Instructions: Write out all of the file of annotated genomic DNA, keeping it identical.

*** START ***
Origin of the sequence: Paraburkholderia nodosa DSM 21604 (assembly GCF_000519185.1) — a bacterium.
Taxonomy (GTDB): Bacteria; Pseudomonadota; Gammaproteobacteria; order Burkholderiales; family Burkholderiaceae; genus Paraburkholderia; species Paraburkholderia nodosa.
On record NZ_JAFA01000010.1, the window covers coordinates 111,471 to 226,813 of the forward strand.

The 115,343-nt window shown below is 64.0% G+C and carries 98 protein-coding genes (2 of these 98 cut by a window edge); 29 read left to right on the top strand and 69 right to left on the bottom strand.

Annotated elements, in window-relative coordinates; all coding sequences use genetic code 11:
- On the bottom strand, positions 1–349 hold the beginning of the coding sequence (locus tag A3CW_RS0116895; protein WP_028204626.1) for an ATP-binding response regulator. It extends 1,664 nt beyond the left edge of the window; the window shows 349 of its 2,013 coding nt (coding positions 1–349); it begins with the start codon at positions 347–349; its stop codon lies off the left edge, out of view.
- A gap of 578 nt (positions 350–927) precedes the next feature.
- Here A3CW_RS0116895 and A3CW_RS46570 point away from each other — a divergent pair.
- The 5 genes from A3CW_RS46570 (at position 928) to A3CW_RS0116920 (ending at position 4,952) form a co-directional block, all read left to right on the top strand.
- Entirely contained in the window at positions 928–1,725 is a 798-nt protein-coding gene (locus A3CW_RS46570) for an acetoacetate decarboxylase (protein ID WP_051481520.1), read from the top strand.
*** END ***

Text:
Origin of the sequence: Paraburkholderia nodosa DSM 21604 (assembly GCF_000519185.1) — a bacterium.
Taxonomy (GTDB): Bacteria; Pseudomonadota; Gammaproteobacteria; order Burkholderiales; family Burkholderiaceae; genus Paraburkholderia; species Paraburkholderia nodosa.
On record NZ_JAFA01000010.1, the window covers coordinates 111,471 to 226,813 of the forward strand.

The 115,343-nt window shown below is 64.0% G+C and carries 98 protein-coding genes (2 of these 98 cut by a window edge); 29 read left to right on the top strand and 69 right to left on the bottom strand.

Annotated elements, in window-relative coordinates; all coding sequences use genetic code 11:
- On the bottom strand, positions 1–349 hold the beginning of the coding sequence (locus tag A3CW_RS0116895; protein WP_028204626.1) for an ATP-binding response regulator. It extends 1,664 nt beyond the left edge of the window; the window shows 349 of its 2,013 coding nt (coding positions 1–349); it begins with the start codon at positions 347–349; its stop codon lies off the left edge, out of view.
- A gap of 578 nt (positions 350–927) precedes the next feature.
- Here A3CW_RS0116895 and A3CW_RS46570 point away from each other — a divergent pair.
- The 5 genes from A3CW_RS46570 (at position 928) to A3CW_RS0116920 (ending at position 4,952) form a co-directional block, all read left to right on the top strand.
- Entirely contained in the window at positions 928–1,725 is a 798-nt protein-coding gene (locus A3CW_RS46570) for an acetoacetate decarboxylase (protein ID WP_051481520.1), read from the top strand.